Global incidence of oral and oropharynx cancer in patients younger than 45 years versus older patients: A systematic review

Research output: Contribution to journalReview articleAcademicpeer-review

Abstract

Head and neck squamous cell carcinoma (HNSCC) is typically regarded as a disease of elderly people. However, increasing numbers of patients worldwide with HNSCC at younger age (defined as <45 years old) have been reported in recent years. To assess geographical variations and trends worldwide in incidence of oral and oropharyngeal cancer in young patients, a systematic review was conducted in PubMed and Google scholar databases from 1975 to June 2016. Seventy-eight studies were selected for further study. Nineteen population-based studies on incidence rate were available from 13 countries, showing a prominent increase over time except for the Netherlands. A notable rise of oral (mobile) tongue cancer among white women and oropharyngeal cancer in white men was observed. Data suggest that cancer in young patients may be a distinct clinical entity and characterised by different aetiology and pathogenesis. Additionally, the relative proportion of oral and oropharyngeal cancer in young patients to total incidence revealed a significant difference between estimates from North America (5.5%) and both Africa (17.2%) and Middle East (14.5%). It is concluded that (i) a rising trend in oral and oropharynx cancers is observed in young patients worldwide; (ii) incidence studies should properly define outcomes in age cohorts and use a consensus cut-off for young patients; (iii) more population-based studies should be performed in non-Western regions to get accurate global measures of incidence for these cancers in young subpopulations and (iv) there is an urge to identify new aetiological factors in these young patients.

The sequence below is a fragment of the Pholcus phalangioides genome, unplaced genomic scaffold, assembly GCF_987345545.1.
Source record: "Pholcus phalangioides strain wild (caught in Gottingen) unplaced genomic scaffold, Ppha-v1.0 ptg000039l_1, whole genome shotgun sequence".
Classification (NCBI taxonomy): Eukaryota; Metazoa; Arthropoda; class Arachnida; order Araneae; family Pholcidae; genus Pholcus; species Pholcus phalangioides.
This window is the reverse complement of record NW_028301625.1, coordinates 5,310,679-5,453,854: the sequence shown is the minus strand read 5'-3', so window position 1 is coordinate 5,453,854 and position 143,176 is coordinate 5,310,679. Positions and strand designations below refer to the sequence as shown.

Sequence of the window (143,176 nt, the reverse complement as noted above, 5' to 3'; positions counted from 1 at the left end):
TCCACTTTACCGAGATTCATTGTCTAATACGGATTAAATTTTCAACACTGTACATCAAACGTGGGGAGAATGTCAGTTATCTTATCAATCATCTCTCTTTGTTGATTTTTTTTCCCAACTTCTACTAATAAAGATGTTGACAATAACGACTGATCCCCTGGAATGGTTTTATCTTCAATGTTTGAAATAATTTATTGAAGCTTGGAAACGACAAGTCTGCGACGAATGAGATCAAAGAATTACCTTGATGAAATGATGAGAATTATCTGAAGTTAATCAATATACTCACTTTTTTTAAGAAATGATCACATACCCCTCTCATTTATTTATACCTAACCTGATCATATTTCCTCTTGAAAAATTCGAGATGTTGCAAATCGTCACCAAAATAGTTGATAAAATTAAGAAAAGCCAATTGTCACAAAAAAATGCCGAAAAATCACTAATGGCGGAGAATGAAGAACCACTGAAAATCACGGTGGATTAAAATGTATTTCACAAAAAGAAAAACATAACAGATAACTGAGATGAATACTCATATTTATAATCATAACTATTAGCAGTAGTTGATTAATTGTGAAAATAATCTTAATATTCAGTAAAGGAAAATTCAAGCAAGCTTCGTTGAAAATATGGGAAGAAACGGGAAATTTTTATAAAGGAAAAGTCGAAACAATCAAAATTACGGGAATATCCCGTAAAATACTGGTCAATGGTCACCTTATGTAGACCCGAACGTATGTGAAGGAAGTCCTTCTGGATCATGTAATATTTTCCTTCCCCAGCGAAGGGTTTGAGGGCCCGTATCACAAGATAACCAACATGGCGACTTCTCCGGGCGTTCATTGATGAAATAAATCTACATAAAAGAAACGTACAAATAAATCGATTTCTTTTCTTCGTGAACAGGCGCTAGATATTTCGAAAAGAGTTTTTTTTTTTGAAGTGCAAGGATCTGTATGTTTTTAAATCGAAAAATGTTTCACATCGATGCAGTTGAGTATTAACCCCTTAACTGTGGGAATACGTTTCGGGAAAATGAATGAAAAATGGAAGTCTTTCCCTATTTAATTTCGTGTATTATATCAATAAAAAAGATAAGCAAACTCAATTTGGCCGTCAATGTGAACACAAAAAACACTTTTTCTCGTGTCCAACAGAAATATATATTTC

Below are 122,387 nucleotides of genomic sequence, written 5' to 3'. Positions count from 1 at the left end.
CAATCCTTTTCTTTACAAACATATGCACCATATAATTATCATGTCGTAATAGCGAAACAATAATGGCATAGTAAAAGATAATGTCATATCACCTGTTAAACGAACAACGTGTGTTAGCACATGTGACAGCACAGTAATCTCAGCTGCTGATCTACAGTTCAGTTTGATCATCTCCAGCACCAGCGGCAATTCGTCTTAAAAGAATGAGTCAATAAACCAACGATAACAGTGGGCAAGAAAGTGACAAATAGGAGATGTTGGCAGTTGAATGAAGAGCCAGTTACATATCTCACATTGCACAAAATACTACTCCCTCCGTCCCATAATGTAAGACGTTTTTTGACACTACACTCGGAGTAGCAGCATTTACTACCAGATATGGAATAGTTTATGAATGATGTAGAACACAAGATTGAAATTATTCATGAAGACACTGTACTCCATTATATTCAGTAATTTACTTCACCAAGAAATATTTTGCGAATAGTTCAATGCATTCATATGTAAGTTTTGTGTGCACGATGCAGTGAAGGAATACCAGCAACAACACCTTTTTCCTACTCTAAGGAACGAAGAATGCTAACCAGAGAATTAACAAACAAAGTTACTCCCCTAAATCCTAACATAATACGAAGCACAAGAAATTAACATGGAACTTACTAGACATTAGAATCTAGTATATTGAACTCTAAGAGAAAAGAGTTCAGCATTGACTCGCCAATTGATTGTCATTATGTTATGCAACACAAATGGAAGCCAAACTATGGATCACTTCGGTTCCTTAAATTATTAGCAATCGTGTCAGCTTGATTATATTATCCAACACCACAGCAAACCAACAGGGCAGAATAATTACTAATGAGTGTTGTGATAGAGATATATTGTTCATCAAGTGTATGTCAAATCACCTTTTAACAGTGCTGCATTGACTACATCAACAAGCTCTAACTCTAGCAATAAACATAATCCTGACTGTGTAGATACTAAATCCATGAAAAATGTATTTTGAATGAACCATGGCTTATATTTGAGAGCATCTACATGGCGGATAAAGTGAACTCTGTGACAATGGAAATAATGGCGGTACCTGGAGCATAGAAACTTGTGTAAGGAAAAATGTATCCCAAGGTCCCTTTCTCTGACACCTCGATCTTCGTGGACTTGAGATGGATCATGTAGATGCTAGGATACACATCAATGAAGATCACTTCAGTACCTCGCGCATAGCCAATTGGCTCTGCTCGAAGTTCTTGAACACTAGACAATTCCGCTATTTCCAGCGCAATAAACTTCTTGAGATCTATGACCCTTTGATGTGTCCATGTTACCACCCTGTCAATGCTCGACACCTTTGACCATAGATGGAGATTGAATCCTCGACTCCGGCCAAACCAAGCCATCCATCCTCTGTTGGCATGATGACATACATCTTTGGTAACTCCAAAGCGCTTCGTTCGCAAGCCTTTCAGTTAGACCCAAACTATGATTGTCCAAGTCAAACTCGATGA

Original languageEnglish
Pages (from-to)115-127
Number of pages13
JournalEuropean Journal of Cancer
Volume82
DOIs
Publication statusPublished - 1 Sep 2017

Cite this

@article{fa5e1c4dbf3b4902a19b7e369dd1fa75,
title = "Global incidence of oral and oropharynx cancer in patients younger than 45 years versus older patients: A systematic review",
abstract = "Head and neck squamous cell carcinoma (HNSCC) is typically regarded as a disease of elderly people. However, increasing numbers of patients worldwide with HNSCC at younger age (defined as <45 years old) have been reported in recent years. To assess geographical variations and trends worldwide in incidence of oral and oropharyngeal cancer in young patients, a systematic review was conducted in PubMed and Google scholar databases from 1975 to June 2016. Seventy-eight studies were selected for further study. Nineteen population-based studies on incidence rate were available from 13 countries, showing a prominent increase over time except for the Netherlands. A notable rise of oral (mobile) tongue cancer among white women and oropharyngeal cancer in white men was observed. Data suggest that cancer in young patients may be a distinct clinical entity and characterised by different aetiology and pathogenesis. Additionally, the relative proportion of oral and oropharyngeal cancer in young patients to total incidence revealed a significant difference between estimates from North America (5.5{\%}) and both Africa (17.2{\%}) and Middle East (14.5{\%}). It is concluded that (i) a rising trend in oral and oropharynx cancers is observed in young patients worldwide; (ii) incidence studies should properly define outcomes in age cohorts and use a consensus cut-off for young patients; (iii) more population-based studies should be performed in non-Western regions to get accurate global measures of incidence for these cancers in young subpopulations and (iv) there is an urge to identify new aetiological factors in these young patients.",
keywords = "Incidence rate, Oral cancer, Oropharynx cancer, Relative proportion, Young patients",
author = "Hussein, {Aisha A.} and Helder, {Marco N.} and {de Visscher}, {Jan G.} and Leemans, {C. Ren{\'e}} and Braakhuis, {Boudewijn J.} and {de Vet}, {Henrica C.W.} and Tymour Forouzanfar",
year = "2017",
month = "9",
day = "1",
doi = "10.1016/j.ejca.2017.05.026",
language = "English",
volume = "82",
pages = "115--127",
journal = "European Journal of Cancer",
issn = "0959-8049",
publisher = "Pergamon",

}